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17. Human Rights I: Traditional Perspectives  

In contrast to the constitutional systems adopted by most western democratic nations, the United Kingdom’s form of governance has traditionally not accepted the principle that certain ‘human rights’ should enjoy a normative legal status that placed them beyond the reach of laws made through the ordinary legislative process. Such ‘civil liberties’ or ‘human rights’ as we possess exist in law at the sufferance of parliamentary majorities. Human rights protection has nonetheless been an important part of the courts’ constitutional role, both in terms of the interpretation of legislation and the development of the common law. The organising principle in respect of civil liberties in Britain is that individuals may engage in any activity not prohibited by statute or common law. In addition, neither other individuals nor government officials may interfere with an individual’s legal entitlements unless they can identify a statutory or common law justification for so doing. This chapter discusses the traditional approach taken by Parliament and the courts to several key areas of what we would now regard as human rights law; the regulation of public protest, the protection of personal privacy, and to certain aspects of freedom of expression

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8. Parliamentary Privilege  

This chapter, which examines the so-called parliamentary privileges of the House of Commons and the House of Lords, begins by discussing Article 9 of the Bill of Rights 1689. It then explores over three hundred years of the history of parliamentary privilege in five general areas: (i) the houses’ power to regulate their own composition through the admission, retention, and expulsion of their members; (ii) the publication of details of house business; (iii) the admissibility before the courts of such published material; (iv) the concept of ‘contempt of the house’; and (v) the regulation of MPs’ ethical standards. The chapter also analyses several seminal cases in which the courts have adjudicated on both the nature and extent of parliamentary privilege and considers how case law in relation to this area of the constitution balances the sometimes competing concepts of the sovereignty of Parliament, the rule of law, and the separation of powers.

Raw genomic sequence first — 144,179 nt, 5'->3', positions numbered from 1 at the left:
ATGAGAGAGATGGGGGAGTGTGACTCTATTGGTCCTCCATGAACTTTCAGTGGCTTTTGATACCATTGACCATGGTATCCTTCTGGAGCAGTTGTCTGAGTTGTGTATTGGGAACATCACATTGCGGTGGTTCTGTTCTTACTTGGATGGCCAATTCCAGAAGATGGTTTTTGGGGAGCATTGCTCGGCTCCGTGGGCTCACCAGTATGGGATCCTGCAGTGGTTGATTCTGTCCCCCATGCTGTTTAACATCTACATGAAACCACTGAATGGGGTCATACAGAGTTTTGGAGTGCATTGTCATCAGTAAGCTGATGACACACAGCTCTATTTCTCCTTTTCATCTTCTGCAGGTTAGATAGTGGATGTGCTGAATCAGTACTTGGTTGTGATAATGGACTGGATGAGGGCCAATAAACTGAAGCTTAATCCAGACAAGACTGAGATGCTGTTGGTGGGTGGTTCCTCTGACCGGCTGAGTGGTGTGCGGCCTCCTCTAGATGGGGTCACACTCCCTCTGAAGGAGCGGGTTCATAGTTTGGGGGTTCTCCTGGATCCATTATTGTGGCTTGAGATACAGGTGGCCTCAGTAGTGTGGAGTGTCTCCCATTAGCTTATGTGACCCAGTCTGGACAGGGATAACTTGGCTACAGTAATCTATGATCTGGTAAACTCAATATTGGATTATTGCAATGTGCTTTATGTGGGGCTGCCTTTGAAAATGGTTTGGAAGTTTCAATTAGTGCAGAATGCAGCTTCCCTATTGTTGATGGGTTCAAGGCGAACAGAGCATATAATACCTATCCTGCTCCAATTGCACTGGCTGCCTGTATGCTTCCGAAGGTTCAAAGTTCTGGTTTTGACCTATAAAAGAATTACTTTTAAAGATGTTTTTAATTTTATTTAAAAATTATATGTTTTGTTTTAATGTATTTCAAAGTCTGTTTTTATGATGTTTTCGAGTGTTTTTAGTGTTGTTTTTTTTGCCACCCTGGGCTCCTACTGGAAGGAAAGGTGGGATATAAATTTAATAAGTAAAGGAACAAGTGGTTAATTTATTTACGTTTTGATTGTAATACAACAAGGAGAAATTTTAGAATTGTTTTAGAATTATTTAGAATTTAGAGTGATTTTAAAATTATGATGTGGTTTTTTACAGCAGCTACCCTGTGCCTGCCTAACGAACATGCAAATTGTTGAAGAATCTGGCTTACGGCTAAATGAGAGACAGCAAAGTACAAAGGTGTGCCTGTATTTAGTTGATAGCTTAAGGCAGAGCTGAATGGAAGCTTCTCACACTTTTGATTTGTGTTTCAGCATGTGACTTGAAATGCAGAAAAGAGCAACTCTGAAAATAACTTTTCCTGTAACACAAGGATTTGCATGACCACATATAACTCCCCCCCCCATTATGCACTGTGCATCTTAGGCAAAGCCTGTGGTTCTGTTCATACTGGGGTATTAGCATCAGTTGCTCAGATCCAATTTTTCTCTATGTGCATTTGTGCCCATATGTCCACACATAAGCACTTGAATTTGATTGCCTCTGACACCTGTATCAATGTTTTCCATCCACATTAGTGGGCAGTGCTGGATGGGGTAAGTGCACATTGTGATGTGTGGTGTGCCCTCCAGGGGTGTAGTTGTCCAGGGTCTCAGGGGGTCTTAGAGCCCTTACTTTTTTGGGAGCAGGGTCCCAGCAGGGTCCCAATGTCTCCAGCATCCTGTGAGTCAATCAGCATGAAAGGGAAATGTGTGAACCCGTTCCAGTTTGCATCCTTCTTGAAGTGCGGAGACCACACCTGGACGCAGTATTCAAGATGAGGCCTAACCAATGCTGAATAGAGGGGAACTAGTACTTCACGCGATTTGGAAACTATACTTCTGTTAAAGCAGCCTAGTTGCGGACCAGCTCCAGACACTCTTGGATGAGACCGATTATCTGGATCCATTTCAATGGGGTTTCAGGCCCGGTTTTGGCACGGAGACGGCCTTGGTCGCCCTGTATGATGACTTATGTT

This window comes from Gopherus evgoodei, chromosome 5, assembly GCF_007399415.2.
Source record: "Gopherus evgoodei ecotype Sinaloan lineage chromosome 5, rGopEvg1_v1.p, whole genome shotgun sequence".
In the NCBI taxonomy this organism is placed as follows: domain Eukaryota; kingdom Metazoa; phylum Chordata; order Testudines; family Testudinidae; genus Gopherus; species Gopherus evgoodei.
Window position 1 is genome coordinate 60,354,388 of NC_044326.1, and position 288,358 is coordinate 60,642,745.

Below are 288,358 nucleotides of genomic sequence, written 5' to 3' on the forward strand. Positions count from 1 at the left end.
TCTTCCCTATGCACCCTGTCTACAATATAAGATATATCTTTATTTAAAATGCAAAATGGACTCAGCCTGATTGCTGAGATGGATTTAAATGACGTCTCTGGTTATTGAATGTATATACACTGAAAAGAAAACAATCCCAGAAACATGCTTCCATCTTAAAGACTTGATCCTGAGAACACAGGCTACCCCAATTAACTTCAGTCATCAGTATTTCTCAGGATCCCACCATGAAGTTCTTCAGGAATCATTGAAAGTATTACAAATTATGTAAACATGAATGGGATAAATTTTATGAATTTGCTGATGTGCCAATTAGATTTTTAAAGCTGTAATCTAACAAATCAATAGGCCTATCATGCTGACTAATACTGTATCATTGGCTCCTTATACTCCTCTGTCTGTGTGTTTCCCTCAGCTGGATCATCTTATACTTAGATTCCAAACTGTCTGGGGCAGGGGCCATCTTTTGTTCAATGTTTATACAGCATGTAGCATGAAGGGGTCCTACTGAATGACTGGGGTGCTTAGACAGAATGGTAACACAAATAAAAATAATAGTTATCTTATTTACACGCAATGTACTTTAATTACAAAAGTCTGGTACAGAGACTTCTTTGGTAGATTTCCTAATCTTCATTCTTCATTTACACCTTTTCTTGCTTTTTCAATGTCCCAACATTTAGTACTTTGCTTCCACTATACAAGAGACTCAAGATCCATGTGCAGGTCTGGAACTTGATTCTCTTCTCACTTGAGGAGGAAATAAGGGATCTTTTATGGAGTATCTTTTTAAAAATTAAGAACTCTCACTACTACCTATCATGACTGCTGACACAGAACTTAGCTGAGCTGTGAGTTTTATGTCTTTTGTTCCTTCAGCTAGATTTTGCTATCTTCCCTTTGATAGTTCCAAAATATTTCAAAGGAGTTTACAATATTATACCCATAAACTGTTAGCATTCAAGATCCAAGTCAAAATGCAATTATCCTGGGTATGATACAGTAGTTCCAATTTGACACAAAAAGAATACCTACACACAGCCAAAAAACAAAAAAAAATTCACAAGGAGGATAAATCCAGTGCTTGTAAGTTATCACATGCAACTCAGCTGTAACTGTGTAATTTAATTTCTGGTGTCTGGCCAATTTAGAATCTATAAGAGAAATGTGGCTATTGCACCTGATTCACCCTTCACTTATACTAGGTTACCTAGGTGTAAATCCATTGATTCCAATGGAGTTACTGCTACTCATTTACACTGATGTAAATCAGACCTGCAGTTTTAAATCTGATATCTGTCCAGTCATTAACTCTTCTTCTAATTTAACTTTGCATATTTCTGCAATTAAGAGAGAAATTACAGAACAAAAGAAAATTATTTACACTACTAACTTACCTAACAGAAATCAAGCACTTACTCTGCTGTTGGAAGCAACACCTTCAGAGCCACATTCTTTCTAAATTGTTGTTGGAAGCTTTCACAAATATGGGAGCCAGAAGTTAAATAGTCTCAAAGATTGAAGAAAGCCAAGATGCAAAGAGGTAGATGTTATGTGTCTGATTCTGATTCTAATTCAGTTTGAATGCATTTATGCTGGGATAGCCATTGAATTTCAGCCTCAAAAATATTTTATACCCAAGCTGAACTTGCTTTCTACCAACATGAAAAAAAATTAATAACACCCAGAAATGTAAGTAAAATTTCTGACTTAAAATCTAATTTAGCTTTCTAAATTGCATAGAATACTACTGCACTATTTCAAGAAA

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9. Constitutional Conventions  

This chapter assesses the nature and purpose of constitutional conventions. The discussions cover the concepts of collective and individual ministerial responsibility; the relationship between the Monarch and her Ministers; the relationship between convention, statute, and the common law; the ‘Ponsonby rule’ and the Constitutional Reform and Governance Act 2010. It is argued that the concentration of effective political power is often very intense, even within a political party; small groups of senior Ministers or even the Prime Minister alone may occasionally be, to all intents and purposes, ‘elected dictators’.